• the pool is a safer environment for exercise

Indications for Aquatic Physical Therapy

  • arthritis
  • chronic or acute pain
  • profound weakness
  • status post orthopedic surgery
  • obesity
  • balance impairments
  • profound deconditioning

Contraindications for Aquatic Physical Therapy

  • large open wounds
  • water or air borne infectious disease
  • incontinence
  • cardiac failure

Precautions to Consider

One of the notable benefits of APT is increased venous and distal lymphatic return due to hydrostatic pressure. In healthy individuals this is a desired effect as the end result is an increase in cardiac output. However, for individuals with compromised cardiac or renal function, the added central fluid volume may pose a problem. Such individuals are monitored closely during their APT session. (Patients undergoing renal dialysis have successfully participated in aquatic therapy).

Goals of APT

As therapists, our desire is to make all our patients well, however this is not always a realistic goal. Our primary goal for APT is to provide patients with enough information, training and experience to either advance to land-based therapy or to continue an aquatic exercise program independently in a community setting. Number of pool visits averages between 6 and 8 visits depending on the patient’s needs. Each session lasts approximately 45 minutes.

Making a Referral

A prescription for a Physical Therapy Evaluation is needed. A brief note, “for pool” or “for aquatic exercise” would be helpful. Appointments for evaluation can be scheduled by calling 684-2445. For more information about the pool program, please call 684-0875.


We offer out-patient adult neurological rehabilitation at Lenox Baker Hospital. Physical and Occupational Therapist specialize in the treatment and management of individuals with a variety of neuromuscular disorders and diseases. We focus on functional limitations in the following areas:
  • Strength or motor control
  • Fine motor control
  • Balance and coordination
  • Muscular/cardiovascular endurance
  • Flexibility
  • Activities of Daily Living
  • Perceptual Skills
  • Cognitive processing/integration
  • Sensory processing/integration
  • Movement strategies
  • Wheelchair or equipment needs
Examples of these conditions may occur in individuals with the following diagnosis:
  • Stroke
  • Multiple Sclerosis
  • Brain Injury
  • Parkinson’s Disease
  • Spinal Cord Injury
  • Muscular Dystrophy/ALS
  • Brain Tumor
  • Post-polio syndrome
  • Upper Extremity Amputation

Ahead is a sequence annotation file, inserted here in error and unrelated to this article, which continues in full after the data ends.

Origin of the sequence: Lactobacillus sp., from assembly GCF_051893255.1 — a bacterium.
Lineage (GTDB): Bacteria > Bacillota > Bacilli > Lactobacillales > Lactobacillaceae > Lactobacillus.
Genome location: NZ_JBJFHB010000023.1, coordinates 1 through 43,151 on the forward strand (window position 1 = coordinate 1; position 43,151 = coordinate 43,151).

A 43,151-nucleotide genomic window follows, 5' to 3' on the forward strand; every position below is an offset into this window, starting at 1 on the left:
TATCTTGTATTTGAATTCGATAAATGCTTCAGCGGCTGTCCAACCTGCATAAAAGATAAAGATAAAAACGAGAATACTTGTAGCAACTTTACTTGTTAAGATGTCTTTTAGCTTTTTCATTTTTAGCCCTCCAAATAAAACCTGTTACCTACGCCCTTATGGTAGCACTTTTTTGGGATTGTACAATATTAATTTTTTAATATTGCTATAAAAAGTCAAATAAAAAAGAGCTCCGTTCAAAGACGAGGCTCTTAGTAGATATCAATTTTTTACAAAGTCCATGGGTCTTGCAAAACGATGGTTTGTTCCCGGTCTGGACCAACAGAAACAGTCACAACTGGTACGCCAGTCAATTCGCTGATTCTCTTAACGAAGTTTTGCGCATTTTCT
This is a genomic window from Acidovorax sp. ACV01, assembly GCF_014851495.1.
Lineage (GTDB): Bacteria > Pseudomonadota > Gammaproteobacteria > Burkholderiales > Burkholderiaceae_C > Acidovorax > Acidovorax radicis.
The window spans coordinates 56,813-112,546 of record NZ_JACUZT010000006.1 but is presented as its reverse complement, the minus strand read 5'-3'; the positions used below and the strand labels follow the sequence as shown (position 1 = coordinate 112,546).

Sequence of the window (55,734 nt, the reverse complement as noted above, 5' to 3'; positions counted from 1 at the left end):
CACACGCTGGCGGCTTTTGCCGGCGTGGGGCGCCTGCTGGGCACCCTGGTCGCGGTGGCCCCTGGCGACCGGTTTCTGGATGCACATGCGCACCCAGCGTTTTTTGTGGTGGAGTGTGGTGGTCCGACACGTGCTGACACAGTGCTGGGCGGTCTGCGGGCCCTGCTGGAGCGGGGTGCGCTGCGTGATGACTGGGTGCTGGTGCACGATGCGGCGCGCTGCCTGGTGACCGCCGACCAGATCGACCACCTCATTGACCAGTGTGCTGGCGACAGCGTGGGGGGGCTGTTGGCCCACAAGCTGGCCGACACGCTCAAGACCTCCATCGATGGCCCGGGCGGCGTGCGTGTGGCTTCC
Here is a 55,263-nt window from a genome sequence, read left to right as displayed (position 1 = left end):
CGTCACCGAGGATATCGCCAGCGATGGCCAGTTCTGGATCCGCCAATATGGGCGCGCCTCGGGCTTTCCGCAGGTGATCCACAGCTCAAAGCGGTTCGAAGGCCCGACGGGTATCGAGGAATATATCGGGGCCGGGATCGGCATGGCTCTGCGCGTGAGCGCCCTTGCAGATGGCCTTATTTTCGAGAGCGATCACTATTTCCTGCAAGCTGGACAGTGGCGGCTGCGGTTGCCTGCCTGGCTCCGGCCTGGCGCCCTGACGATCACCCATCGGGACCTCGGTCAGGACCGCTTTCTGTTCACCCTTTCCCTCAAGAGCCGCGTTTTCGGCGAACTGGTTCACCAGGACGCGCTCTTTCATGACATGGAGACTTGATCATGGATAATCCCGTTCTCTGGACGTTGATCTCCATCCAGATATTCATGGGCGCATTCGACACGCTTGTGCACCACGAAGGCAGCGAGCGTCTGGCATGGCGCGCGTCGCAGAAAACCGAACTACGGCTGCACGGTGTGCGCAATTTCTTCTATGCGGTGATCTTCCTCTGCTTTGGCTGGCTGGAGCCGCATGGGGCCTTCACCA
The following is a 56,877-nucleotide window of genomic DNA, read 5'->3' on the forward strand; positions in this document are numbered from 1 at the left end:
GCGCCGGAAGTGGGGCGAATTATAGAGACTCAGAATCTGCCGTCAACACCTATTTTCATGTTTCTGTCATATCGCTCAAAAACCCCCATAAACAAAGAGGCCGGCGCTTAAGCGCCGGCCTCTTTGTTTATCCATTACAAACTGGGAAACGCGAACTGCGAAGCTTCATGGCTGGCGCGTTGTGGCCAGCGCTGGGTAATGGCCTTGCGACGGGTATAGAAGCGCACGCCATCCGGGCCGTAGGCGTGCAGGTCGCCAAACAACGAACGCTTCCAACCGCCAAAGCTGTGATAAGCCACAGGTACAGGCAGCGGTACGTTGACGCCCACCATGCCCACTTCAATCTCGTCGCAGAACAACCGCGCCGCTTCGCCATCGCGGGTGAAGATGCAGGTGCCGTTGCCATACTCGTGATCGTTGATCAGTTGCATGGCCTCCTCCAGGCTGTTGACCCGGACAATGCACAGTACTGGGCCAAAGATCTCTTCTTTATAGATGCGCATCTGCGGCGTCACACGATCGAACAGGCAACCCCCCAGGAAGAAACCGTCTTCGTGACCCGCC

• Lower Extremity Amputation
  • Chronic Illness/Deconditioning
  • Multiple Trauma

Physical Therapy Services

Physical Therapists perform comprehensive neurological and musculoskeletal-based evaluations and provide a course of treatment toward specific, attainable goals. Services include but are not limited to:
  • Comprehensive examination to establish baseline function and document change over time.
  • Instruction in the Duke Axial Mobility Program for treatment of Parkinson’s Disease
  • Functional assessment and instruction in optimal movement strategies
  • Falls’ Risk assessment and prevention
  • Vestibular rehab
  • Orthotic assessment and training
  • Prosthetic assessment and training
  • Mobility Equipment assessment (power or manual wheelchair)
  • Assessment and recommendation for assistive devices(walkers, crutches, canes)
For appointments for Neurological Rehabilitation Services at Lenox Baker, please call 684-0873.


Physical Therapists with advanced certification in neurology and geriatrics have extensive experience evaluating and treating individuals with balance impairments and fall risks. Therapist use validated objective balance assessment measures and intervention techniques to address a myriad of balance issues. Interventions may include:
  • strengthening, flexibility, balance, vestibular and coordination exercises
  • the selection of an assistive device
  • education about proper footwear
  • recommendation for orthoses
  • patient and family instruction for safe strategies at home.
Referrals for balance and falls evaluations can be made at 684-0873.


Patients with lower extremity amputations can receive instruction in prosthetic gait training at Lenox Baker Hospital. Patients will also be taught to care for their prosthesis and residual limb. Therapists work closely with prosthetists to ensure good prosthetic fit and function. Our goal is to support and direct patients during the early learning phases and later challenge them to achieve their highest level of function with the prosthesis.
Early prosthetic training may include:
  • independence with applying the device and adjusting sock ply as needed
  • progression of walking with various assistive devices (parallel bars ® walker ® canes ®no device if appropriate)
  • negotiation of community barriers (stairs, curbs, ramps, grass)
  • discovering balance changes with a prothesis
Later prosthetic challenges by include:
  • high level balance activities
  • community-based exercise programs (pool, weight machines)
  • return to work, school, leisure activities and/or sports.
Physical therapists are also able to provide lower extremity orthotic evaluations and recommendations using biomechanically-based assessments. Training with the brace and advancement of exercise programs and functional activities will be addressed.


Physical Therapists in the Neurological Rehabilitation Services at Lenox Baker can provide evaluations for manual wheelchairs and power equipment such as scooters and power wheelchairs with and without power seating. Therapists work with local DME vendors who will often provide an opportunity try a piece of equipment in the individual’s home environment prior to purchase. Therapists will communicate equipment needs to the physician and will draft a letter of medical necessity for the equipment. Therapists will also provide training and instruction in the use of the equipment as necessary.
Wheelchair and seating evaluations can be made by calling 684-0873.

Occupational Therapy


Services Overview

Occupational Therapists perform comprehensive neurological and musculoskeletal-based evaluations and provide a course of treatment directed toward specific, attainable goals to improve functional outcomes.
Services include, but are not limited to:
  • Treatment of all neurological conditions: congenital, newly acquired, and chronic.
  • Upper extremity rehabilitation (Gross and Fine motor control).